Potty Training – the Sooner the Better, Right?

pottybearIn this age of fast, fast, do-it-now, we moms have come to see potty training as a competitive sport. You know what I mean. You’re hanging out at the park or Gymboree or the Wednesday play group and the subject comes up. It goes something like this:

Gloating mom: We went to Target yesterday and bought Jade ‘big-girl underwear’! It was the cutest thing — I asked her if she wanted them and she said yes! I’m so excited. I can see the end of those frantic midnight trips to the store ’cause we’re out of diapers — coming soon.

You (feeling deflated and embarrassed): Wow, that’s amazing! I don’t think my Emma is there yet. She doesn’t even seem to notice when her diaper is wet or poopy. I’m starting to think I’ll have to send her to kindergarten in Huggies!

Jade and Emma are exactly the same age … just short of 22 months. Both moms have that magic age, 2 years old, lodged in their heads as the ultimate deadline for toilet training. Jade’s mom is bursting with pride. You’re feeling like a total failure.

Well, it’s time we blew the cover on early toilet training. It’s just not practical to attempt potty training before your child has physiologic muscular control over her bladder and bowels. This happens sometime after 18 months, and often isn’t complete ’til 30 months or later. It’s a developmental question, just like when she got her first tooth or when she grew a full head of hair. But there ARE some signals she’ll give when she’s getting ready.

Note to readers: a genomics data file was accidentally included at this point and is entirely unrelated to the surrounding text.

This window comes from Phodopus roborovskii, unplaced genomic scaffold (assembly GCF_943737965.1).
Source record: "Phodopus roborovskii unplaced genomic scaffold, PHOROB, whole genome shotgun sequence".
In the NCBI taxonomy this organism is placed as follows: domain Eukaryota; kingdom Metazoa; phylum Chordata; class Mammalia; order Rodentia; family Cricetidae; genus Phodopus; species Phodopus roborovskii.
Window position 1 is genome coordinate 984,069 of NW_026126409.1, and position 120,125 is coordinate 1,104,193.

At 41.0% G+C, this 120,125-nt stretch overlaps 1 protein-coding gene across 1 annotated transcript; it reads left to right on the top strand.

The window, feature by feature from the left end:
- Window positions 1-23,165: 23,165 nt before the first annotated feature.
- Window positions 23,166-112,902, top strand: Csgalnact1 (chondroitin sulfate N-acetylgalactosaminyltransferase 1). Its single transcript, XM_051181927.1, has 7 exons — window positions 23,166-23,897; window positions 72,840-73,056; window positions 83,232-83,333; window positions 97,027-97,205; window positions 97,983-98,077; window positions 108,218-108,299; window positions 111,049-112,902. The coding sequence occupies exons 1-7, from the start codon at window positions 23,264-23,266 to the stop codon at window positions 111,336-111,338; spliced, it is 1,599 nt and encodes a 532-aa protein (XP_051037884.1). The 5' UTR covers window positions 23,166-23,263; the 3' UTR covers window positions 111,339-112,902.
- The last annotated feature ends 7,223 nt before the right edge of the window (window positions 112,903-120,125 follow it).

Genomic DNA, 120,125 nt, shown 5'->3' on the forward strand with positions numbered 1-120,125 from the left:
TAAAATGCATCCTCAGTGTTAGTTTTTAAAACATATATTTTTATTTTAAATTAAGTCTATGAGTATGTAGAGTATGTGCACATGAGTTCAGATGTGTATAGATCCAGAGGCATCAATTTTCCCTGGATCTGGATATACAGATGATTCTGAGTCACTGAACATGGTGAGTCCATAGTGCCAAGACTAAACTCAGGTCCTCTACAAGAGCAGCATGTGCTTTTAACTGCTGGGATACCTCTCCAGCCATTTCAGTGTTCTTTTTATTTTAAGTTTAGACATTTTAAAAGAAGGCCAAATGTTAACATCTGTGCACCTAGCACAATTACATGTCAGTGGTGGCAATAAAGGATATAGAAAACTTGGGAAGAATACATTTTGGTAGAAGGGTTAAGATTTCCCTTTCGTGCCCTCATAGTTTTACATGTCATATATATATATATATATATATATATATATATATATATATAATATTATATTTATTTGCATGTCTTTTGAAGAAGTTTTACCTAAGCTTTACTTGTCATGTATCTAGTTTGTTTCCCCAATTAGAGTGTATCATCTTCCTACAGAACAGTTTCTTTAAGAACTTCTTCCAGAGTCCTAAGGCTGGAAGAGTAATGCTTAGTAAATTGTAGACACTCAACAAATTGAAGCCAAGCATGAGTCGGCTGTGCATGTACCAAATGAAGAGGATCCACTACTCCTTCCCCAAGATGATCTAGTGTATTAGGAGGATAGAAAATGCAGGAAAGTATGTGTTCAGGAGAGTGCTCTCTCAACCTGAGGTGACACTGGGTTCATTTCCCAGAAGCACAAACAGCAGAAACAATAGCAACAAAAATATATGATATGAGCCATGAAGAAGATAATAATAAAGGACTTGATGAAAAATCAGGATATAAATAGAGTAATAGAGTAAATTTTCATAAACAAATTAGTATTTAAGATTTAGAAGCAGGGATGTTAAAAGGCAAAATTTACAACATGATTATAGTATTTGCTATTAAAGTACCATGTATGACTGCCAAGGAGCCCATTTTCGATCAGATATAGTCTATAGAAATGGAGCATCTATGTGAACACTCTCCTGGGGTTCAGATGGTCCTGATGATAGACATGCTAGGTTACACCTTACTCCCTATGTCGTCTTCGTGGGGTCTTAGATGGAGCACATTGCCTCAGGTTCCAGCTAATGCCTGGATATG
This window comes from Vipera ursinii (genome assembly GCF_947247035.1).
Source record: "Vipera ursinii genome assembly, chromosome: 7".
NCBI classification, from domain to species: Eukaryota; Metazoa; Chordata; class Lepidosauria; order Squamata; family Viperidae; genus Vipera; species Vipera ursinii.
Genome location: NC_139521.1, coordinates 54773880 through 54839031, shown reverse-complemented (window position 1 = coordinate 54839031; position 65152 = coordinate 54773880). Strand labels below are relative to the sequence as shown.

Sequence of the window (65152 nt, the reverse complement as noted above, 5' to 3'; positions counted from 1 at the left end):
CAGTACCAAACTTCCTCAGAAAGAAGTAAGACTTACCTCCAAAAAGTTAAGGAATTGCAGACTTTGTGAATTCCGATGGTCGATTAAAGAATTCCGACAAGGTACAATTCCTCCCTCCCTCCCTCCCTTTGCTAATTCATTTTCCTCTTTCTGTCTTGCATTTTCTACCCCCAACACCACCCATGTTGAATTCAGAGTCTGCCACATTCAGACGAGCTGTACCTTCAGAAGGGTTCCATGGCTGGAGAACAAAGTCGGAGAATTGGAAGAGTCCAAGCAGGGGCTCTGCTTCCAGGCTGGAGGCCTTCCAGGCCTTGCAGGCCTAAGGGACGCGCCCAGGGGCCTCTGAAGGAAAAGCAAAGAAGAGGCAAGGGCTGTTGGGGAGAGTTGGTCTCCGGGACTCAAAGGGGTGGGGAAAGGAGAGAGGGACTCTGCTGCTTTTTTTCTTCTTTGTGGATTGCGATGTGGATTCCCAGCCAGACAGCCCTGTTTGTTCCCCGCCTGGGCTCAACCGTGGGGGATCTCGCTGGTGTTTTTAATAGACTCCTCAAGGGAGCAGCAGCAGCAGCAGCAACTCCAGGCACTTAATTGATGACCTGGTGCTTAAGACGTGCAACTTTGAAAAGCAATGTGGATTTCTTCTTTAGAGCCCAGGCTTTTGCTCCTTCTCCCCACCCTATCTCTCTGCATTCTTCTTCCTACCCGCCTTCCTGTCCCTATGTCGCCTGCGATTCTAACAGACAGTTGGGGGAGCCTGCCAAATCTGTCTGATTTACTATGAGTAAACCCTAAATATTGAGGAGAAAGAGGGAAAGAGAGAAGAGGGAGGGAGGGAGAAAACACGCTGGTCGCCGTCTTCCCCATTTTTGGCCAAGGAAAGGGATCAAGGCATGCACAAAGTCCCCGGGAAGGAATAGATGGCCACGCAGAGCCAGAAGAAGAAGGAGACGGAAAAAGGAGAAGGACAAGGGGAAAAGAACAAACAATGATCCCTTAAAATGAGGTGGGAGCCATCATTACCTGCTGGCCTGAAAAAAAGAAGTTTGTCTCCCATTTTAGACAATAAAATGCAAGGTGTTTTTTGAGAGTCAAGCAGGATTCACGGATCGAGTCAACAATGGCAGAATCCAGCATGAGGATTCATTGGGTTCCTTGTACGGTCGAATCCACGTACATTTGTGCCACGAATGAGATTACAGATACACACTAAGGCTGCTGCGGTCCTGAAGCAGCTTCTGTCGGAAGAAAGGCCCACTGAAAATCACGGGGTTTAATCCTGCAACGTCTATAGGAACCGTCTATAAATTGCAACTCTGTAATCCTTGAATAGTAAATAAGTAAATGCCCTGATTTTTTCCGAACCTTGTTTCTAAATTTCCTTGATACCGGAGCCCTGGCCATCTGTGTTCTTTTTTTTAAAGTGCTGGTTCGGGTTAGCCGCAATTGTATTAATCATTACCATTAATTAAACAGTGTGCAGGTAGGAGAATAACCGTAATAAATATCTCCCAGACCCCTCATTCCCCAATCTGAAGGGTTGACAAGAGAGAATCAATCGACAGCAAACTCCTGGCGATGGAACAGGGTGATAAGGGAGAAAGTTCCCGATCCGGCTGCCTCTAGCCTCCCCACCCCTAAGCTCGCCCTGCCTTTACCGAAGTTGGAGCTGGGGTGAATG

Bowel movements become predictable and on schedule.

They DON’T occur at night.

The diaper stays dry for stretches more than 2 hours, or after a nap.

Facial expressions tell you when she’s urinating or passing stool.

She tells you when her diaper is dirty and asks to be changed.

SHE tells YOU she wants to use the potty or wear ‘big girl underpants’.

She’s interested when family members use the bathroom.

She’s able to follow simple directions.

The key to happy, successful potty training is letting your child take the lead. One day, when she’s ready, it’ll click and she won’t want to wear those bulky baby diapers anymore. When that day comes, you’ll know. Until then, choose another sport.

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Ellen and Rachel are two old friends and “expert” mamas—one a pediatrician and one a family therapist—with fifty years of parenting experience between them.

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